This week, NASA announced the discovery of a new system of alien worlds that might support life, and space fans around the world are freaking out about what this might mean for the future of interstellar travel.
Wednesday, NASA announced it had discovered seven alien planets orbiting the nearby TRAPPIST-1 star, and three of them were rocky Earth-like worlds in the habitable zone that might support liquid water, and therefore life.
When NASA talks about finding life on other worlds, its referring to microorganisms and not full blown Star Trek-style aliens, but that hasn’t stopped the TRAPPIST-1 discovery team from hosting a website with a number of science fiction stories.
The website, fittingly named trappist.one, hosts information on the discovery, NASA-designed travel posters, infographics, artistic videos detailing what life might be like on the newly discovered alien worlds, and a series of sci-fi stories and poems.
One story, “The terminator” by Laurence Suhner, was published in Nature and tells the story of a girl who travels to the TRAPPIST-1 system to sprinkle her mother’s ashes.
“So. Here I am. At the line between dark and light. At the very border that separates the side facing the star from the one that remains eternally shaded. It’s like being at the edge of the visible world.”
The newly-discovered system, TRAPPIST-1, is an ultracool dwarf star about 39 light years from the sun in the Aquarius constellation, and is very much like our own solar system, only much more compact; the planets all orbit much closer to their star than ours do.
This might mean the alien worlds are tidally locked with one side always facing their star, as the authors of the discovery explained in Nature.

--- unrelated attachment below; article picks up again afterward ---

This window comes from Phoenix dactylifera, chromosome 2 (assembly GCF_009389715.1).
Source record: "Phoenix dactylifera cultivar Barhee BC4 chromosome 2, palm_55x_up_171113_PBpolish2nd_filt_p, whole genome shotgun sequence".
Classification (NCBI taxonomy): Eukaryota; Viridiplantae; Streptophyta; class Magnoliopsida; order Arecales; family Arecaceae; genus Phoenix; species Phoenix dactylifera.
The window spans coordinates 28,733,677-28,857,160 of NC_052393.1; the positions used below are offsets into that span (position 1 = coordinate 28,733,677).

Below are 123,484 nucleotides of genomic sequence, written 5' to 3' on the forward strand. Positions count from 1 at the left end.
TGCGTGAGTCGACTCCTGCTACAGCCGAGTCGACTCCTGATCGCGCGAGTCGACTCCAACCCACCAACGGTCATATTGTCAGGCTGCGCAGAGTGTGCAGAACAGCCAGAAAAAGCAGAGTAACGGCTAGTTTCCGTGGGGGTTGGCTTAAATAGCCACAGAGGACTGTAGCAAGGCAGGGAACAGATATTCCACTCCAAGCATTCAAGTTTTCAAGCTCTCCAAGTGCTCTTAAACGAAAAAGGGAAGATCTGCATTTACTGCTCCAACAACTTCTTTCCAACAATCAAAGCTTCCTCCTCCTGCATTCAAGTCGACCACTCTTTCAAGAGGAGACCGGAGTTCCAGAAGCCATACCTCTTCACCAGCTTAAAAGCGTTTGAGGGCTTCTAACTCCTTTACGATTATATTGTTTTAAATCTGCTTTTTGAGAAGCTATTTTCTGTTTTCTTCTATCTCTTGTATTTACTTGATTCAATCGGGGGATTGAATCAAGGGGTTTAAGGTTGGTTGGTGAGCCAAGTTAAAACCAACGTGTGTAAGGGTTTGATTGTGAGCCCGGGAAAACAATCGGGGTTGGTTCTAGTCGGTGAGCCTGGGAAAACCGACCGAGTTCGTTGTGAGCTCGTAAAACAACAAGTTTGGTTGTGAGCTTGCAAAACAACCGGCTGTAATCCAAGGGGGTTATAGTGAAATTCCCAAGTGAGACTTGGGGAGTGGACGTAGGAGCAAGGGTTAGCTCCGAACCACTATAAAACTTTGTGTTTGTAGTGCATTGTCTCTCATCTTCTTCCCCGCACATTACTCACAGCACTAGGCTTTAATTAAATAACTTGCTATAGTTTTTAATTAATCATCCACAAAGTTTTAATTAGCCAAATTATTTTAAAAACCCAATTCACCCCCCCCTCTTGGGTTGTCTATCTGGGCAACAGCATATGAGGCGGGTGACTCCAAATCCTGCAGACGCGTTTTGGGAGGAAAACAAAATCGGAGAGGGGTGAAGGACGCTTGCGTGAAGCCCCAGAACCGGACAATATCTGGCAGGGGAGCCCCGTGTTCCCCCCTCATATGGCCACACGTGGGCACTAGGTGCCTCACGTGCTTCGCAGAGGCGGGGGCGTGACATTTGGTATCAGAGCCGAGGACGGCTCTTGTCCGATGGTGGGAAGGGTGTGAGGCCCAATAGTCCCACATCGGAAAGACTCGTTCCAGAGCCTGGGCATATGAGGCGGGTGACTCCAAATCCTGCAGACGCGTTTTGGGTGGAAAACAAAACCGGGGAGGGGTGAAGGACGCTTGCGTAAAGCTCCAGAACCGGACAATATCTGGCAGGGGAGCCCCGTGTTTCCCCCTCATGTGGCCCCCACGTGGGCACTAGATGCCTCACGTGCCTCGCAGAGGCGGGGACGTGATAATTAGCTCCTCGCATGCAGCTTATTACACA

“The TRAPPIST-1 system is a compact analogue of the inner Solar System.”
SETI astronomer Seth Shostak wrote in a blog post that the newly-discovered alien system would make a great backdrop for a sci-fi story.
“With worlds that are about the same size as Earth but separated by relatively tiny distances, you could look up and see planets that looked like round balls.”
He also suggests looking for radio signals emanating from the system to help speed the discovery of intelligent alien life on TRAPPIST-1.
NASA artists have also drawn up a series of travel posters, even though tourists won’t be visiting the new planets any time soon. The closest star, Proxima Centauri, is still the best choice for interstellar travel because it’s only 4.22 light years away from Earth, and also has rocky, potentially Earth-like planets in the habitable zone, which are also tidally locked.
Stephen Hawking’s Breakthrough Starshot project, with its laser-propelled wafer nanoships could reach Proxima Centauri in 20 to 25 years, but it would take the small ships about 200 years to reach the TRAPPIST-1 system.
NASA is already planning follow up research on the TRAPPIST-1 system when the James Webb Space Telescope is operational next year. The European Space Organization’s Extremely Large Telescope, which goes online in 2024, will be able determine whether any of the newly discovered alien worlds posses liquid water.
There are still many questions to be answered about the TRAPPIST system, but the chance to discover an alien planet that could support life is definitely motivating, as one of the NASA scientists told Gizmodo.
“If the star is active (as indicated by the X-ray flux) then [a planet in orbit] needs an ozone layer to shield its surface from the harsh UV that would sterilize the surface. If these planets do not have an ozone layer, life would need to shelter underground or in an ocean to survive—and/or develop strategies to shield from the UV.”
Do you think scientists will discover alien life in the the new TRAPPIST system?
[Featured image by NASA/Getty Images]